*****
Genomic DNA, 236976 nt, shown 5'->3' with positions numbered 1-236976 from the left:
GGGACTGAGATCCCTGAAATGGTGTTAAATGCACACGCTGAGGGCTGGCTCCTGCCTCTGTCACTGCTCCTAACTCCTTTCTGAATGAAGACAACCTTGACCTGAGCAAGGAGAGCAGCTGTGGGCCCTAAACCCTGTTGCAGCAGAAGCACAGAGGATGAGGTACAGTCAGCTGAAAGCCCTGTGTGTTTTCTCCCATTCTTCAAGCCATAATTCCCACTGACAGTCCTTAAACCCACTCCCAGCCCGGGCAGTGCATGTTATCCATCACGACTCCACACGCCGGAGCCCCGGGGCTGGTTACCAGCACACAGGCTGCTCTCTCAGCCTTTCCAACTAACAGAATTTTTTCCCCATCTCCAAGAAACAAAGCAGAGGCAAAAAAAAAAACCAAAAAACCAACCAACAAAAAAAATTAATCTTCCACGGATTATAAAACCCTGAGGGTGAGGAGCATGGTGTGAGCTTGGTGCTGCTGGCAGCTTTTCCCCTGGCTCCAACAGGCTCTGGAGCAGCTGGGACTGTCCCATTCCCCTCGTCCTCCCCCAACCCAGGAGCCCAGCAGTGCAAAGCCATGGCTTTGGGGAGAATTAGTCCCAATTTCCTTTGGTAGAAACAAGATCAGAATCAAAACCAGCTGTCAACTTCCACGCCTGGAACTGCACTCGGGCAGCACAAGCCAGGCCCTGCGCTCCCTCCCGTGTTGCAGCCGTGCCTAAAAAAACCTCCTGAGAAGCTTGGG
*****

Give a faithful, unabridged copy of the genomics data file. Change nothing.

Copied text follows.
Genomic DNA, 236976 nt, shown 5'->3' with positions numbered 1-236976 from the left:
GGGACTGAGATCCCTGAAATGGTGTTAAATGCACACGCTGAGGGCTGGCTCCTGCCTCTGTCACTGCTCCTAACTCCTTTCTGAATGAAGACAACCTTGACCTGAGCAAGGAGAGCAGCTGTGGGCCCTAAACCCTGTTGCAGCAGAAGCACAGAGGATGAGGTACAGTCAGCTGAAAGCCCTGTGTGTTTTCTCCCATTCTTCAAGCCATAATTCCCACTGACAGTCCTTAAACCCACTCCCAGCCCGGGCAGTGCATGTTATCCATCACGACTCCACACGCCGGAGCCCCGGGGCTGGTTACCAGCACACAGGCTGCTCTCTCAGCCTTTCCAACTAACAGAATTTTTTCCCCATCTCCAAGAAACAAAGCAGAGGCAAAAAAAAAAACCAAAAAACCAACCAACAAAAAAAATTAATCTTCCACGGATTATAAAACCCTGAGGGTGAGGAGCATGGTGTGAGCTTGGTGCTGCTGGCAGCTTTTCCCCTGGCTCCAACAGGCTCTGGAGCAGCTGGGACTGTCCCATTCCCCTCGTCCTCCCCCAACCCAGGAGCCCAGCAGTGCAAAGCCATGGCTTTGGGGAGAATTAGTCCCAATTTCCTTTGGTAGAAACAAGATCAGAATCAAAACCAGCTGTCAACTTCCACGCCTGGAACTGCACTCGGGCAGCACAAGCCAGGCCCTGCGCTCCCTCCCGTGTTGCAGCCGTGCCTAAAAAAACCTCCTGAGAAGCTTGGG